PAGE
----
- Washington, D.C. made the greatest gains from 2003 to 2013 by increasing their score 24 points which equates to nearly two and half years of learning. Boston and Atlanta had the next highest gains with 17 points. Such increases are roughly equivalent to about a year and half worth of learning.
- Charlotte, Cleveland, Houston, and New York City made no significant improvements during this time period.
- Six urban districts scored higher than the 2013 average for students attending schools in large cities. In 2011, eight districts outperformed the national average.
- The percentage of students in large cities scoring at or above the Proficient achievement level increased from 20 percent in 2003 to 33 percent in 2013.
- The percentage of students scoring at or above Proficient varied dramatically among urban districts, from 50 percent in Charlotte to just 4 percent in Detroit.
8th Grade Math
- Three districts (Washington, DC, Fresno, and Charlotte significantly increased their scores from 2011 to 2013. On the other hand, Cleveland was the only district to see a significant decline in their scores (-6 points) during this time period.
- From 2003 to 2013, 7 out of 10 districts made significant gains in their performance, with Atlanta (23 points) and Boston (22 points) all making gains roughly equivalent to two years’ worth of additional learning.
- Charlotte, Cleveland, and New York City were the only districts that didn’t make significant progress during this time period.
- Four urban districts (Austin, Charlotte, Hillsborough County (FL), and Jefferson County (KY) scored higher than the 2013 average for students attending schools in large cities.
- The percentage of students in large cities scoring at or above the Proficient achievement level increased from 16 percent in 2003 to 27 percent in 2013.
- The percentage of students scoring at or above proficient varied just as it did at the fourth grade level. Charlotte had the highest percentage at 40 percent, while Detroit once again had the lowest percentage at just 3 percent.
*All cities in the nation with populations of 250,000 or more.
For more information on NAEP check out: The Proficiency Debate: How NAEP Achievement Levels are Defined
According to the 2013 National Assessment of Educational Progress (NAEP), 4th and 8th graders scored higher in math on the assessment than in any other year. The average score increases at both levels increased by 1 point since 2011. More students than ever in 4th grade reached the Proficient and Advanced levels and more students than ever in 8th grade reached the Proficient level. Achievement has consistently been on the rise since 1990 — so much so that 4th and 8th graders today are 2 to 3 years ahead in math than their counterparts two decades ago.
It should be noted, however, that increases have lagged since 2003. The national average for 4th graders has improved by 29 points since 1990. Only 7 of those 29 points, however, have been made in the past 10 years. A similar trend is true for 8th graders. The past ten years is only responsible for 7 of the 22 points gained in the past 23 years.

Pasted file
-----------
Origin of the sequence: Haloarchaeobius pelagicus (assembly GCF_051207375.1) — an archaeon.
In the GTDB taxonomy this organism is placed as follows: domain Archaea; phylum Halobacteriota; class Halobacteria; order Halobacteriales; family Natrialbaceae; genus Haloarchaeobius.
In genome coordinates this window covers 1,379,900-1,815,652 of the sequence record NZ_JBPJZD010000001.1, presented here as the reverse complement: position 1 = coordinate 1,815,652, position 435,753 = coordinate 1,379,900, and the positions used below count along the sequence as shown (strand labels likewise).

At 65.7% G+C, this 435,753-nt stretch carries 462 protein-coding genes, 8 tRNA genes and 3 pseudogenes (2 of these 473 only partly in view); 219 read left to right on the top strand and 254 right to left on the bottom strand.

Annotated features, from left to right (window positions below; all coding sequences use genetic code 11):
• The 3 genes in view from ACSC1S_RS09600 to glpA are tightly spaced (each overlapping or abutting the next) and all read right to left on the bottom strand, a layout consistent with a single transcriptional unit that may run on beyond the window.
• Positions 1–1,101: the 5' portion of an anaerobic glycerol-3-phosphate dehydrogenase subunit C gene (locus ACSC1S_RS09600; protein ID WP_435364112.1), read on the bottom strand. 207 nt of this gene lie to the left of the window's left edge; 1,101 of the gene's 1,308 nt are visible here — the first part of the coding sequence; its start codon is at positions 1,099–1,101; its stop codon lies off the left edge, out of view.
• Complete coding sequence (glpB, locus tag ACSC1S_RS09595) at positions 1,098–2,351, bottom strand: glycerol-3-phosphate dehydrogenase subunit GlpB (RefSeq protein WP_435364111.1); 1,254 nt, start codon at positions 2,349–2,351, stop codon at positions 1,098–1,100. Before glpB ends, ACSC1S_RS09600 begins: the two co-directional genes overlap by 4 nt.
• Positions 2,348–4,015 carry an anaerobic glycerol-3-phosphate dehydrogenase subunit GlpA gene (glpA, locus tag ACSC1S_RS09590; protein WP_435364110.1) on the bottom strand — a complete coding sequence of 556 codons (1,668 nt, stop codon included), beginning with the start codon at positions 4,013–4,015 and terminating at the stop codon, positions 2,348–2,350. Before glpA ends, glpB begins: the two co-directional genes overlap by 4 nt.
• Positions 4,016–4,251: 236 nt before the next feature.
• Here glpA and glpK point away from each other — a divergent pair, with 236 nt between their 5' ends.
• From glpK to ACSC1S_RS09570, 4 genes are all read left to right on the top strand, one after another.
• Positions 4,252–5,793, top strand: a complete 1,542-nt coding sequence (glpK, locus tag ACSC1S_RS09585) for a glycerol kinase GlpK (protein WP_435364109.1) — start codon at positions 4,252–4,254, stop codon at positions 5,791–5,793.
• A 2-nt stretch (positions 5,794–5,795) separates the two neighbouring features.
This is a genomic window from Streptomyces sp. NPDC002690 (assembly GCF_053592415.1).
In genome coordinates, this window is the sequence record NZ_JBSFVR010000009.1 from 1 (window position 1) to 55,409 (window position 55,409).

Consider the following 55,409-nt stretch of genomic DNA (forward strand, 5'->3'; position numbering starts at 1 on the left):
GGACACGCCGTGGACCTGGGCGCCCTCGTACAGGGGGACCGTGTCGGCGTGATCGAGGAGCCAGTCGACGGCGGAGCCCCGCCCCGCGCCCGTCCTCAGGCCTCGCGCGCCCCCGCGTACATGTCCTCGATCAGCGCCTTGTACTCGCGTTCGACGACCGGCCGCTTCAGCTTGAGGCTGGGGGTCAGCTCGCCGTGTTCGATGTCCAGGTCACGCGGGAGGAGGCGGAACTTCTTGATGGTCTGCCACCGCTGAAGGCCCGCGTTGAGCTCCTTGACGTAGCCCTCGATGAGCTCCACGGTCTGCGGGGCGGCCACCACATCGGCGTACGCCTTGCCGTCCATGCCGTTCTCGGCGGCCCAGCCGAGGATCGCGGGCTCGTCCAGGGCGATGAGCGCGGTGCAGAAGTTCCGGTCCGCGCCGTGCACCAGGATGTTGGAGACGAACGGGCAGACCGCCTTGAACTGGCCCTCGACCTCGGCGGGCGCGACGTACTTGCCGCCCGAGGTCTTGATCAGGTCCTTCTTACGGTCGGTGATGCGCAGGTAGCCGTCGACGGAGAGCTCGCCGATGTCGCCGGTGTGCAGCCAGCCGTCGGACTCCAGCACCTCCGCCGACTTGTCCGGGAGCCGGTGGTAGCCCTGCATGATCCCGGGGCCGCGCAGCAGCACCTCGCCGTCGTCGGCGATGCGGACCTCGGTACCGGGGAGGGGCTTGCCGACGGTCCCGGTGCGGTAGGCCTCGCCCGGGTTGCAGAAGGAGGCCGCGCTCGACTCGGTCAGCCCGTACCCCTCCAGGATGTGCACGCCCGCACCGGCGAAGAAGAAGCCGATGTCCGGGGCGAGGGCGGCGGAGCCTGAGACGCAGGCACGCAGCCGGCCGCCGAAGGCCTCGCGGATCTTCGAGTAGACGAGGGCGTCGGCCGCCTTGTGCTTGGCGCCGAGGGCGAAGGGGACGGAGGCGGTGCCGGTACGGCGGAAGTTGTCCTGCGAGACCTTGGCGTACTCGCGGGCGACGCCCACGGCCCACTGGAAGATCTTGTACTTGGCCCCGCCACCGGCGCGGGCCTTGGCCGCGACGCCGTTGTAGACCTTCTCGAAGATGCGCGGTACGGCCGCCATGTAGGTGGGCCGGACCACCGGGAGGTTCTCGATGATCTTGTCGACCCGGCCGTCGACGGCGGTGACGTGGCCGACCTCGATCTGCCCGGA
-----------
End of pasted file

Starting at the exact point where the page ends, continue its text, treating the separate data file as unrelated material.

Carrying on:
Fourth Grade State Level
- At the state level, scores increased between 2011 and 2013 in fifteen states (Arizona, District of Columbia, Colorado, Delaware, Hawaii, Indiana, Iowa, Minnesota, Nebraska, New York, North Dakota, Tennessee, Washington, West Virginia, and Wyoming)
- No state saw a decrease in its average 4th grade mathematics score.
- Massachusetts, Minnesota and New Hampshire were the highest performing states, while the District of Columbia, Louisiana, Mississippi were the lowest performing.
- In terms of minority achievement, Black students in North Dakota scored higher than Black students in any other state. Hispanic students in Indiana scored higher than Hispanic students in any other state.
Fourth Grade National Level
- Nationally, scores increased by 1 point between 2011 and 2013.
- Student achievement in math has increased by 29 points (3 year’s worth of learning) since 1990, the 1st year of NAEP.
- The percent of fourth-graders scoring at or above NAEP’s Proficient level has more than tripled since 1990 (13 percent in 1990 vs. 42 percent in 2013).
- Moreover, the percent of fourth-graders scoring below NAEP’s Basic level has decreased from 50 percent in 1990 to 17 percent in 2011.
- Since 2011, achievement gaps widened slightly for White and Black students. The gap narrowed for White and Hispanic Students.
- The Black/White achievement gaps narrowed from 25 points to 26 points, while the Hispanic/White gap narrowed from 20 points to 19 points. Blacks remain a little less than 3 years behind Whites, while Hispanics are about 2 years behind.
- Furthermore, since 2003, the Black/White achievement gap has only decreased by 1 point. The Hispanic/White gap has shrunk by 3 points in that time.
Eighth Grade State Level
- At the eighth grade level, 6 states improved their scores between 2011 and 2013, while Montana, Oklahoma and South Dakota saw a decline.
- Massachusetts continues to post the highest eighth grade math scores, with New Jersey, Minnesota and Vermont close behind. The District of Columbia, Alabama, Louisiana, Mississippi and New Mexico scored the lowest.